The recent insolvency of the Urbancorp builder group, and its impact on hundreds of would-be home buyers who wanted to complete their sales deal, has highlighted some gaps in the Tarion warranty coverage available to Ontario consumers.
Tarion recommended that homebuyers in Urbancorp projects “should retain legal counsel so that they are aware of all of their legal options.” It’s a sad situation when the warranty program will not stand behind the Urbancorp buyers but instead urges them to get involved in the delay, expense and frustration of the court system.
Last fall the Ontario government appointed retired associate chief justice J. Douglas Cunningham as a special adviser “to review protections for owners of new homes and identify opportunities to improve consumer protection measures.”
This past April and May, the Cunningham inquiry conducted a series of invitation-only focus groups. These groups were termed “industry consultation sessions.”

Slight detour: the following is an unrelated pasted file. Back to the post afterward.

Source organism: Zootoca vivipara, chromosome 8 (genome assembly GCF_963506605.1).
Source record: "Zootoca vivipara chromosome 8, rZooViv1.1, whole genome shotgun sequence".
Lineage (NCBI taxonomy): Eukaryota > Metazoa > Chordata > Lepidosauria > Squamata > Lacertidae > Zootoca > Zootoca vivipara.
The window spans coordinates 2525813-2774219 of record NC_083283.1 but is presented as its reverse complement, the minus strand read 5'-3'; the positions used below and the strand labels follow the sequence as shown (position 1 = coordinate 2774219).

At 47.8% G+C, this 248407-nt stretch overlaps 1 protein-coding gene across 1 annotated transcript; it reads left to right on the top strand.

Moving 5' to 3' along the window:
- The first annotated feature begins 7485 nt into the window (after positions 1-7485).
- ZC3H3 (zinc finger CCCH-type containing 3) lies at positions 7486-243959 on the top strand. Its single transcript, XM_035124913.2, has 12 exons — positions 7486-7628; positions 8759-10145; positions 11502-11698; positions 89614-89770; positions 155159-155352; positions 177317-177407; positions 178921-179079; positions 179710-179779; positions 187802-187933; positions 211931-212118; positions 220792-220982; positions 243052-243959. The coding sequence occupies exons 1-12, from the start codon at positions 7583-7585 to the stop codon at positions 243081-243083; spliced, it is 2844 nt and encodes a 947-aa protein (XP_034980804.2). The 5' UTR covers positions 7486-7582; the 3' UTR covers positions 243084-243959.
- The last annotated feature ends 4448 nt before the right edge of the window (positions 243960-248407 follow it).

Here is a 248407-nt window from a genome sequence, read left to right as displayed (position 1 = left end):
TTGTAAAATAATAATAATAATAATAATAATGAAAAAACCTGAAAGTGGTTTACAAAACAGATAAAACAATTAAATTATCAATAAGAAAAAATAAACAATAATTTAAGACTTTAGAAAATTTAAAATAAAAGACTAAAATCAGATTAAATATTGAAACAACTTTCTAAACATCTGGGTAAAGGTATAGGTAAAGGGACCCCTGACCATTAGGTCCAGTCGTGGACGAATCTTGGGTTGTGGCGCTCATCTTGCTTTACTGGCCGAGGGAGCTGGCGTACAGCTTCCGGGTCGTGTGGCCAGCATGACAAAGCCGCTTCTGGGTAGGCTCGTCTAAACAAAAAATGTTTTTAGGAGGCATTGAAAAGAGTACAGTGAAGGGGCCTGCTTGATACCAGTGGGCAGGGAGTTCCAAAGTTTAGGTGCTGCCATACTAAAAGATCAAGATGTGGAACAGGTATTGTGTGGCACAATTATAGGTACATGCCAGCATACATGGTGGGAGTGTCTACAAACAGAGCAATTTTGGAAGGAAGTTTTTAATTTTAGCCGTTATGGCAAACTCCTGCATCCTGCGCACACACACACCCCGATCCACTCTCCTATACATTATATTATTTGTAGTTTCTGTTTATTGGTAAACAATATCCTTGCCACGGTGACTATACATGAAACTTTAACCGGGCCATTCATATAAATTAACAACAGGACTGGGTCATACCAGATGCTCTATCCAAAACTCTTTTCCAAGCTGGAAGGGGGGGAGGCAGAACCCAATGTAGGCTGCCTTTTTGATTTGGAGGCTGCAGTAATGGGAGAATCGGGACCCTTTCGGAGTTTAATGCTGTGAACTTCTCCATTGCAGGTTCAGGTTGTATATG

As well, two sets of industry and public sessions were held in nine cities around the province. Unfortunately, they were not well publicized and not all stakeholders were made aware of the opportunity to make presentations.
In December, Toronto real estate lawyer Mark Morris wrote Cunningham, asking to make a presentation about Tarion shortcomings. He was advised “we will be in touch with you once we have our schedule in place.”
In March, he asked again and received no response. Finally, last week he was told that the industry consultations have been concluded although email input is still welcome.